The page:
• The mucosal surface forms numerous tubelike gastric pits, which are openings for the gastric glands.
• Cells of the gastric glands:
o mucous neck cells- produce mucus, which lubricates and protects the epithelial cells of the stomach wall from the damaging effect of the acidic chyme and pepsin. o parietal cells- produce hydrochloric acid (HCl) and intrinsic factor • The hydrochloric acid produces a pH of about 2 in the stomach, kills microorganisms and activates pepsin from the inactive form called pepsinogen. • The intrinsic factor binds with vitamin B12 and makes it more readily absorbed in the small intestine. o chief cells- produce pepsinogen, a precursor of the protein-digesting enzyme pepsin • Pepsin breaks covalent bonds of proteins to form smaller peptide chains. o G cell- secrete gastrin

RELATIONS OF THE STOMACH
a. Anterior surface
• covered partly by the left lobe of the liver.
• the fundus is partly overlapped by spleen
• diaphragm separates the stomach from the left lung and heart • related with the anterior abdominal wall below the costal margin
b. Posterior surface
• lesser sac (omental bursa) is found at the back of stomach which lies on structures mainly retroperitoneal ones on the posterior wall of this sac • The structures forming the stomach bed are as follows:

o pancreas with splenic artery on its superior border
o diaphragm
o left kidney
o left suprarenal gland
o spleen
o transverse colon

5. SMALL INTESTINES
• about 6 m long and consists of three parts: the duodenum, jejunum and ileum • the longest part of the digestive tract
• Function/s of the small intestine: the major site of digestion and absorption of food, which are accomplished due to the presence of a large surface area. • It is in the small intestines where final digestion of food and major absorption of ingested food happen • Parts of the small intestine:

a. Duodenum
• the C-shaped first portion of the small intestines about 25 cm (10 inches) long • shortest, widest, most fixed and thickest of the small intestine • almost retroperitoneal except the 1>1 inch of the lst portion • begins at the pylorus and ends to the left midline opposite the lumbar vertebra in the jejunum • the common bile duct from the liver and the pancreatic duct from the pancreas join and empty into the duodenum • together with the pancreas it is most deeply lying portion of the alimentary tract • Functions of duodenum:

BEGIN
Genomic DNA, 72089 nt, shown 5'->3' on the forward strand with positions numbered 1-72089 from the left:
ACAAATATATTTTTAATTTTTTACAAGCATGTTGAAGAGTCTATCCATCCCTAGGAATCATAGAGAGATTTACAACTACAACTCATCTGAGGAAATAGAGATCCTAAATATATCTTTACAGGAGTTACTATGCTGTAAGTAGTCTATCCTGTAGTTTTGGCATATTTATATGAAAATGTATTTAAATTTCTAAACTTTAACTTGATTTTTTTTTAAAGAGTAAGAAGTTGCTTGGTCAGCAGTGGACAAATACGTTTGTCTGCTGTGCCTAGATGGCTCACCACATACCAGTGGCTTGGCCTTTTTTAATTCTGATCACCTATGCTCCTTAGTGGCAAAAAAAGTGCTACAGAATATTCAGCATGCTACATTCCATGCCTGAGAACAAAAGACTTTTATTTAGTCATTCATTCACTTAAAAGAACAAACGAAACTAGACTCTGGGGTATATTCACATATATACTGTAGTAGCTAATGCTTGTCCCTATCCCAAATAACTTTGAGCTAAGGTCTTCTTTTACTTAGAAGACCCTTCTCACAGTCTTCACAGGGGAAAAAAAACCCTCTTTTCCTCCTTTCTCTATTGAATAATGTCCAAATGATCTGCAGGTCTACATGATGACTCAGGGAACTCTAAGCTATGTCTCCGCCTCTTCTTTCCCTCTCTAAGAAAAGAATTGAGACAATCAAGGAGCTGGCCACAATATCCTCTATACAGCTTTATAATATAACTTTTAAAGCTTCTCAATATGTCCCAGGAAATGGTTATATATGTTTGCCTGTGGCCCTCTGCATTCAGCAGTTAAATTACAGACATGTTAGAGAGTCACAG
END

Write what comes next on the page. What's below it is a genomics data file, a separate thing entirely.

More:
a. secretions: secretin and pancreozymin
b. receives bile and pancreatic juice through the common bile duct and pancreatic ducts

• Divisions of duodenum:
1. superior - 1st portion
• also called duodenal bulb or duodenal cap (triangular shadow on X-ray) • begins at the pylorus, ends at the level of neck of gall bladder 2. descending - 2nd portion
• extends from the level o f the neck of the gallbladder (LI vertebra) along the right side of vertebral column to as low as the L4 vertebra • receives the opening of common bile duct and pancreatic ducts (main pancreatic duct of Wirsung and accessory pancreatic duct of Santorini)

3. transverse/horizontal - 3rd portion​
• begins at the right side of the upper border of L4 vertebra • crosses the midline in front of the inferior vena cava and crura of the diaphragm, ends in the ascending portion in front of abdominal aorta

4. ascending – 4th portion
• ascends on the left side of aorta up to the level of L2 vertebra • ends at the duodenojejunal flexure, where it joins with the jejunum
b. Jejunum
• about 2.5 m long and makes up the 2/5 of the total length of the small intestine • the junction o f the duodenum with the jejunum is marked by a flexure and/or the ligament of Treitz that is attached to the posterior abdominal wall • the duodenojejunal flexure marks the junction between upper gastrointestinal tract and lower gastrointestinal tract

c. Ileum
• about 3.5 m long and makes up the 3/5 of the total length of the small intestine • The site where ileum connects to the large intestine is called the ileocecal junction. It has a ring of smooth muscle, the ileocecal sphincter, and an ileocecal valve, which allow the intestinal contents to move from the ileum to the large intestine, but not in opposite direction.